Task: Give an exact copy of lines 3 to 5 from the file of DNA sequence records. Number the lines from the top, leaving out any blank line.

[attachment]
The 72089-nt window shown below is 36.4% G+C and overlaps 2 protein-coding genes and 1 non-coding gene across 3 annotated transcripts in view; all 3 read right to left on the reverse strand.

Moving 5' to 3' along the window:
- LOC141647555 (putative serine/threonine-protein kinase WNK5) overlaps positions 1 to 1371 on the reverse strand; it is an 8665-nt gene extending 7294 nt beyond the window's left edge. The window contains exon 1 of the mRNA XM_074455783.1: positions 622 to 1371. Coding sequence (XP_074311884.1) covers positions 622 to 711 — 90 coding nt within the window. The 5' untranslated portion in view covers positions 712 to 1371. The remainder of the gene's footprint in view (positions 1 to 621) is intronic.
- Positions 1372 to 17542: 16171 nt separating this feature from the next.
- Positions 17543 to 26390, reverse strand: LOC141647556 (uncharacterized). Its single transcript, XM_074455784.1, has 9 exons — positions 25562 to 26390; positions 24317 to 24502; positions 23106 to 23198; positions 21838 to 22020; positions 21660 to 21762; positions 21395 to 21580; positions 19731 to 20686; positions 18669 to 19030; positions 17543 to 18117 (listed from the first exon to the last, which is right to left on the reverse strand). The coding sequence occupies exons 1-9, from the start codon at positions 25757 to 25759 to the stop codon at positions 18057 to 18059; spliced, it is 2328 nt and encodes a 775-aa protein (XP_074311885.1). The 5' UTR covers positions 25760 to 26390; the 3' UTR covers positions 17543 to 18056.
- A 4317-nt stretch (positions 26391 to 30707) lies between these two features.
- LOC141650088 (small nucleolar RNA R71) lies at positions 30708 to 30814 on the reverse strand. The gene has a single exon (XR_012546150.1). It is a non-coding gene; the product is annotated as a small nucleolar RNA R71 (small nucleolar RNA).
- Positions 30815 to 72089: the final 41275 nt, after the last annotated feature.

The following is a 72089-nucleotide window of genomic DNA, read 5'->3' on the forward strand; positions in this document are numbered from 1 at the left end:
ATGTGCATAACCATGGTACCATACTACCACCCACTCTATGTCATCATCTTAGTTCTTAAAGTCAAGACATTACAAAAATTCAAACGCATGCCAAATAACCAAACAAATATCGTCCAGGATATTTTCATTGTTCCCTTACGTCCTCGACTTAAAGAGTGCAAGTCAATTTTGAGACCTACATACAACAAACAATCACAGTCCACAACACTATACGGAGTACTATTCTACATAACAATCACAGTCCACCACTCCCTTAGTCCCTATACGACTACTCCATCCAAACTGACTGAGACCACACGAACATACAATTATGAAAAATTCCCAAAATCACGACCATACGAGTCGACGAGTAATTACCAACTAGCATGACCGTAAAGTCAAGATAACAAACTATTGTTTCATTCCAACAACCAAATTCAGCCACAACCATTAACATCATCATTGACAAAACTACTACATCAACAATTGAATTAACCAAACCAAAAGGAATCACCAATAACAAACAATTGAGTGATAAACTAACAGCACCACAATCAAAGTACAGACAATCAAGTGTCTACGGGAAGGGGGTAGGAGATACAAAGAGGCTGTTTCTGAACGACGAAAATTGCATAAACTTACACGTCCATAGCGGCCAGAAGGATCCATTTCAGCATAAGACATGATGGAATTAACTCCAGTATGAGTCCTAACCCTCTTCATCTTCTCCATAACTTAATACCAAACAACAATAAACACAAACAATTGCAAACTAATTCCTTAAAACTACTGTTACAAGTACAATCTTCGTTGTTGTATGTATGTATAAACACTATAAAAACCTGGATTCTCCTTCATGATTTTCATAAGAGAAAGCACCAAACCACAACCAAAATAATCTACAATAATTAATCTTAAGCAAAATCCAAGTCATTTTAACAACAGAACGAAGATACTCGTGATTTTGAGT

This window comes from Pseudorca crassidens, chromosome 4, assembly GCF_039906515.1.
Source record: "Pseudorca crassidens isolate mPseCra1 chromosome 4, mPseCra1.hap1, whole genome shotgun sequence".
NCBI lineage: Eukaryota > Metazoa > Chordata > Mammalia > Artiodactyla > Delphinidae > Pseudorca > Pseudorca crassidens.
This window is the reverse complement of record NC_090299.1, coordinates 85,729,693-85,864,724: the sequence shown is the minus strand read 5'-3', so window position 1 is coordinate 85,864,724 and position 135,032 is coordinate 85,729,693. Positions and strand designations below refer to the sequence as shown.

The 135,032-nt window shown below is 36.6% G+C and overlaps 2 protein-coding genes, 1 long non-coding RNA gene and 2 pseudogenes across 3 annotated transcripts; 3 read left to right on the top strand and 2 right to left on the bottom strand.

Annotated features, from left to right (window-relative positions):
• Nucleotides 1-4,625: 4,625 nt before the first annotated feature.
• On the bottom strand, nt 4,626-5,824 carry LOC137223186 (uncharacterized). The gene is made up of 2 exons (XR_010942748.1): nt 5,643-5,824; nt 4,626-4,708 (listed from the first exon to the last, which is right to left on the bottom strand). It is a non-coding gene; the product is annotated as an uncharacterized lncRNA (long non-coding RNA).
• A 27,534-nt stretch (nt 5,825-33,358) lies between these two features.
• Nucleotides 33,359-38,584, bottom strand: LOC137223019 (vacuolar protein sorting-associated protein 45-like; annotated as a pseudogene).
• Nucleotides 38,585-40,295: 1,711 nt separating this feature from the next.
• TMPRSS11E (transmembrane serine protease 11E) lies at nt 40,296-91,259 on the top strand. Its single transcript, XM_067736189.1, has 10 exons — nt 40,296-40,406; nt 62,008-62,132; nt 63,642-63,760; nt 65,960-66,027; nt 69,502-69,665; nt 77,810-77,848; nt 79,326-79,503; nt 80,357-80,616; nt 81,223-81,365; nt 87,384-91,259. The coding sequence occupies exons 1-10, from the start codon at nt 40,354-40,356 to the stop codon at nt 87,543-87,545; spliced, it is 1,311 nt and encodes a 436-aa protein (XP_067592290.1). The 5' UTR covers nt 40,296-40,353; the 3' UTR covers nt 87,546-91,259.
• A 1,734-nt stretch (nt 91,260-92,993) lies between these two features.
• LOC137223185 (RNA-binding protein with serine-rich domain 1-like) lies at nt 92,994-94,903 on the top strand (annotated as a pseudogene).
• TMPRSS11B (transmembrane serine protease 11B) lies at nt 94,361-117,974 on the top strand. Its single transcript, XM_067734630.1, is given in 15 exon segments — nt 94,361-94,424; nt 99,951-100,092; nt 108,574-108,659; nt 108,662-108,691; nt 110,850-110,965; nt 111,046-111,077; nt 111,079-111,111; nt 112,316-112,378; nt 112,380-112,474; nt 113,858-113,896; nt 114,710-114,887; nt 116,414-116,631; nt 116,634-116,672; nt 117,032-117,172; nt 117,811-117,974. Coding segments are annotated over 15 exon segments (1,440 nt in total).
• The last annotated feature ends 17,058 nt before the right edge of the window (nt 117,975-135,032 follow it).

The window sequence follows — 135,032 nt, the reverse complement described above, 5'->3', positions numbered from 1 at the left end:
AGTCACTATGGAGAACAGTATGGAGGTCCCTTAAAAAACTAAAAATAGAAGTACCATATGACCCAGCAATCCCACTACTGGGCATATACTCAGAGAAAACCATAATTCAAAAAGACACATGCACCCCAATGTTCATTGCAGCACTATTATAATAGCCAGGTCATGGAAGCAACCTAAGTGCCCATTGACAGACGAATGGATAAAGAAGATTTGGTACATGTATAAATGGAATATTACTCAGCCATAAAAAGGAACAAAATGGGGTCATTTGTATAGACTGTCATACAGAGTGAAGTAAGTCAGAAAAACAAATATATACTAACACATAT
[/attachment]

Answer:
- LOC141647555 (putative serine/threonine-protein kinase WNK5) overlaps positions 1 to 1371 on the reverse strand; it is an 8665-nt gene extending 7294 nt beyond the window's left edge. The window contains exon 1 of the mRNA XM_074455783.1: positions 622 to 1371. Coding sequence (XP_074311884.1) covers positions 622 to 711 — 90 coding nt within the window. The 5' untranslated portion in view covers positions 712 to 1371. The remainder of the gene's footprint in view (positions 1 to 621) is intronic.
- Positions 1372 to 17542: 16171 nt separating this feature from the next.
- Positions 17543 to 26390, reverse strand: LOC141647556 (uncharacterized). Its single transcript, XM_074455784.1, has 9 exons — positions 25562 to 26390; positions 24317 to 24502; positions 23106 to 23198; positions 21838 to 22020; positions 21660 to 21762; positions 21395 to 21580; positions 19731 to 20686; positions 18669 to 19030; positions 17543 to 18117 (listed from the first exon to the last, which is right to left on the reverse strand). The coding sequence occupies exons 1-9, from the start codon at positions 25757 to 25759 to the stop codon at positions 18057 to 18059; spliced, it is 2328 nt and encodes a 775-aa protein (XP_074311885.1). The 5' UTR covers positions 25760 to 26390; the 3' UTR covers positions 17543 to 18056.